Author’s Note: A client I saw this morning was trying to keep a family pet — a goldfish named Sebastian — alive. The kids were at school when he was changing the water of their small aquarium, hoping that fresh water would revive Sebastian. The odds didn’t look good to me. It reminded me of this piece I wrote last summer.
Out early to walk the dog. The heaviness of the air makes you notice it. It rained last night and the sun is sleeping late, covered with abundant clouds. A recent encounter with old treasured memories on my mind and Pandora providing the soundtrack. Time to be with my thoughts and a chance to do some good for my heart.
There’s a little bird on the sidewalk, ten paces from my door. It’s flapping it’s wings that have yet to learn to fly. They can’t carry him away as I approach.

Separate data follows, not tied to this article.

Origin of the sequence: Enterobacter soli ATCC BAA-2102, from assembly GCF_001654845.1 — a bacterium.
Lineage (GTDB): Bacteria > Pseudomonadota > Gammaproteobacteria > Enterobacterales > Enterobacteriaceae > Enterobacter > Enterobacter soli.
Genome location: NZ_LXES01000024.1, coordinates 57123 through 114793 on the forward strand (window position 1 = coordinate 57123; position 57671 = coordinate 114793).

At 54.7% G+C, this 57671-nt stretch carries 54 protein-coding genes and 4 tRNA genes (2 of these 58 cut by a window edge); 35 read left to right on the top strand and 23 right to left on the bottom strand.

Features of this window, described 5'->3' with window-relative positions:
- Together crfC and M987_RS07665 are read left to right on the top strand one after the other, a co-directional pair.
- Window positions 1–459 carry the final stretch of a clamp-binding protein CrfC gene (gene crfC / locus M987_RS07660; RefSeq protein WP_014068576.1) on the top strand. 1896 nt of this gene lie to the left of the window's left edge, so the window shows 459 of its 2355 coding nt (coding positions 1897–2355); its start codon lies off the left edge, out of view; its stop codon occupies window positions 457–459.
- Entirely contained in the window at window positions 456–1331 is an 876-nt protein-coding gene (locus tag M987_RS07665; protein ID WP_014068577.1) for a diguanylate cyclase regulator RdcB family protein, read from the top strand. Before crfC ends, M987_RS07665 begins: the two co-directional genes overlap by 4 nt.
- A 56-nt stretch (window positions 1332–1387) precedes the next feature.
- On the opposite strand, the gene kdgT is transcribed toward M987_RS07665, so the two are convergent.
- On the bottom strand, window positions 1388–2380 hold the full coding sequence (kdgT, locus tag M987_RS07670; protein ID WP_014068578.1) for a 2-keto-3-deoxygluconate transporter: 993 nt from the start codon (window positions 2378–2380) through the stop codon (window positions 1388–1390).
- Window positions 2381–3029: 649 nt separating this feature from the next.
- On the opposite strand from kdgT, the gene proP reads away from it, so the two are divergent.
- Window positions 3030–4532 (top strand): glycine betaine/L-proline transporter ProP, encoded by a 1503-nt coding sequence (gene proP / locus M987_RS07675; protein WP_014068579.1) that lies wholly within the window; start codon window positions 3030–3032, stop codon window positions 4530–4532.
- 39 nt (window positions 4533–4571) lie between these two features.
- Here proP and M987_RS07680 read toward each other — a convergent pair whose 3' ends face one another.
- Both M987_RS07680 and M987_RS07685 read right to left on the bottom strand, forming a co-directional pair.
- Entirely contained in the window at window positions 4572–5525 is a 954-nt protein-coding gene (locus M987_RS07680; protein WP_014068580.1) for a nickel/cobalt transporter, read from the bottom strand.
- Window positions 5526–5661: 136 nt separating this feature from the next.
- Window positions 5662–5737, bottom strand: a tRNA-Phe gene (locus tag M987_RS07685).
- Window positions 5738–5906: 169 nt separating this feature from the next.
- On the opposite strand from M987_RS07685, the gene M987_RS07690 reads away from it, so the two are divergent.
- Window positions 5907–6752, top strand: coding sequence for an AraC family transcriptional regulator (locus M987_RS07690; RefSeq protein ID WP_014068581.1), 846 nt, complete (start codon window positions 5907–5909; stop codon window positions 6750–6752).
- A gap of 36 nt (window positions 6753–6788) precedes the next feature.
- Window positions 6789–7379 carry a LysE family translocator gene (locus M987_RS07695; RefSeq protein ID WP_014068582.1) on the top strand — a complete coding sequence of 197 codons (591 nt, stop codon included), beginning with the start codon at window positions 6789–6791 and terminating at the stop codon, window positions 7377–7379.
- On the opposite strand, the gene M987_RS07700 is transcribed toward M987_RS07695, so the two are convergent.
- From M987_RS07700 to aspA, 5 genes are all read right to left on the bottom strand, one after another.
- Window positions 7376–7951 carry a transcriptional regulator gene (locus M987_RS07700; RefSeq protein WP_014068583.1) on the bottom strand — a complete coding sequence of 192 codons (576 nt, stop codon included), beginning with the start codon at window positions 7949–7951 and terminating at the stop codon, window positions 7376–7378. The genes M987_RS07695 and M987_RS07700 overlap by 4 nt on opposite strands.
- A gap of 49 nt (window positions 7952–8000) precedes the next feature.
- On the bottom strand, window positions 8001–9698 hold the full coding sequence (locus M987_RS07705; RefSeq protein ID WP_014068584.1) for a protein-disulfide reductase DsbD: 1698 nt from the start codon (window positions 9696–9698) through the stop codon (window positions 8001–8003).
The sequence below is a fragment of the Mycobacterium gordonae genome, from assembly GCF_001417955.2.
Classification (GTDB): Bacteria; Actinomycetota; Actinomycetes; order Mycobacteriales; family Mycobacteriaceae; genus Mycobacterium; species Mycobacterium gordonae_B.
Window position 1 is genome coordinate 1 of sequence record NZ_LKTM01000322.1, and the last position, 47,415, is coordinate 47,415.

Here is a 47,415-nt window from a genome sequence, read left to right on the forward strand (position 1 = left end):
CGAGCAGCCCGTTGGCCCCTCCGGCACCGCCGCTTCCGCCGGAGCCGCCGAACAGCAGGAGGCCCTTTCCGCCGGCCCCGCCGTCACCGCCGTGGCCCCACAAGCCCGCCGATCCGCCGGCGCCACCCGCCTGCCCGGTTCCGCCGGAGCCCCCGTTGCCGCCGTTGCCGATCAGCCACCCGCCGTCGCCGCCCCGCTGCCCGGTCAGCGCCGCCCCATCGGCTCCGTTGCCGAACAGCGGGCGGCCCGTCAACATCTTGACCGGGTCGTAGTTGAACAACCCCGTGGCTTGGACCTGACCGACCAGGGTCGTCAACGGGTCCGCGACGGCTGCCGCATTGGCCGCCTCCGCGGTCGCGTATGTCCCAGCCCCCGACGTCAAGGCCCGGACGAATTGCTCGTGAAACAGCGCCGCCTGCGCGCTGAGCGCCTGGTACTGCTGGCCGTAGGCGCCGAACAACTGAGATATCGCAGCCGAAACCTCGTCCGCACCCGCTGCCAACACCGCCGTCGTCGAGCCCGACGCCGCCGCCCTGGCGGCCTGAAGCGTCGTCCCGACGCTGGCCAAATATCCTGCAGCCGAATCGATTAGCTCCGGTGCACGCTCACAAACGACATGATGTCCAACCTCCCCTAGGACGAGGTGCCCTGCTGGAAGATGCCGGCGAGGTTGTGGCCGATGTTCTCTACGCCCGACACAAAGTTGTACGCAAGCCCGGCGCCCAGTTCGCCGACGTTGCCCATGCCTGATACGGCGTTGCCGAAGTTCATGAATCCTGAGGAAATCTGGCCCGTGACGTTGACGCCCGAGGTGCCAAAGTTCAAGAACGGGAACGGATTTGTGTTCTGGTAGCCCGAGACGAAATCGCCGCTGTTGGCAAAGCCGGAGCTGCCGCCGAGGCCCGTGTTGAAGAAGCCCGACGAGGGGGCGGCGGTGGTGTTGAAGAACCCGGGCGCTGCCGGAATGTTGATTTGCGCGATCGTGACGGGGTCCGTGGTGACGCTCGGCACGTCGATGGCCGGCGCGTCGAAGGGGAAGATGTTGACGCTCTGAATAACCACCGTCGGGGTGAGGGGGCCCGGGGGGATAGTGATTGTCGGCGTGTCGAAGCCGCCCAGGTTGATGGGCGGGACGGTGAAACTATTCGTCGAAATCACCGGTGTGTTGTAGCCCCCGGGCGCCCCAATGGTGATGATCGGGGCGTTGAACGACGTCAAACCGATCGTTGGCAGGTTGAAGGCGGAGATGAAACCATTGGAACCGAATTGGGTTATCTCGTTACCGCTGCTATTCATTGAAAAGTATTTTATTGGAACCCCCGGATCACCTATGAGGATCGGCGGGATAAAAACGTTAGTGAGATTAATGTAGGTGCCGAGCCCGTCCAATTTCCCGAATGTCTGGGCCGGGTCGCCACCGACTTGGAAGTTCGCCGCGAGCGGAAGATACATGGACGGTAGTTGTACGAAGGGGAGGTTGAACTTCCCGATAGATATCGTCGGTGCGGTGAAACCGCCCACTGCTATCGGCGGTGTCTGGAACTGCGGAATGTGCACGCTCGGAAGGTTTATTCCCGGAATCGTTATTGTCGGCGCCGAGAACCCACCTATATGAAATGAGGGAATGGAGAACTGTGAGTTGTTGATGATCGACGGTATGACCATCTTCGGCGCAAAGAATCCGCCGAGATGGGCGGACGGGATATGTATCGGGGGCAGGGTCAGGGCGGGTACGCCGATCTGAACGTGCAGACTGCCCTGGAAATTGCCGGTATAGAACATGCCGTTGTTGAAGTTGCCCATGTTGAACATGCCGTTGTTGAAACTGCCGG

I pick him up (do you call a bird “it” if you don’t know their sex?). I’ll call him “him” because I think he was a boy bird. Something in his eyes gave it away. They’re blinking slowly and as I pick him up, he suddenly stops trying to get away. I put the walk on hold. I feel he needs me but I’m not certain what to do for him. I bring him inside, leaving the dog in another room complaining about the delay.
Birdie opens his beak, the way I’ve seen birds do when they’re taking food from a bird-parent. Is he thirsty or hungry? I try both. A little low-fat milk on my son’s syringe. But birds don’t drink milk, they drink water from bird baths or little puddles left behind by June rain. He spits it out. I try water, the smallest drops I can squeeze out. The way he’s opening and closing his beak make me think that birdie is dehydrated. I hold him in my palm and he stretches one of the wings. He blinks some more and gasps. I whisper: “You better not fucking die, you hear?” I think of Saint Francis of Asisi or whichever saint was good at rescuing little animals. I’m no fucking saint, I say to myself. Continue reading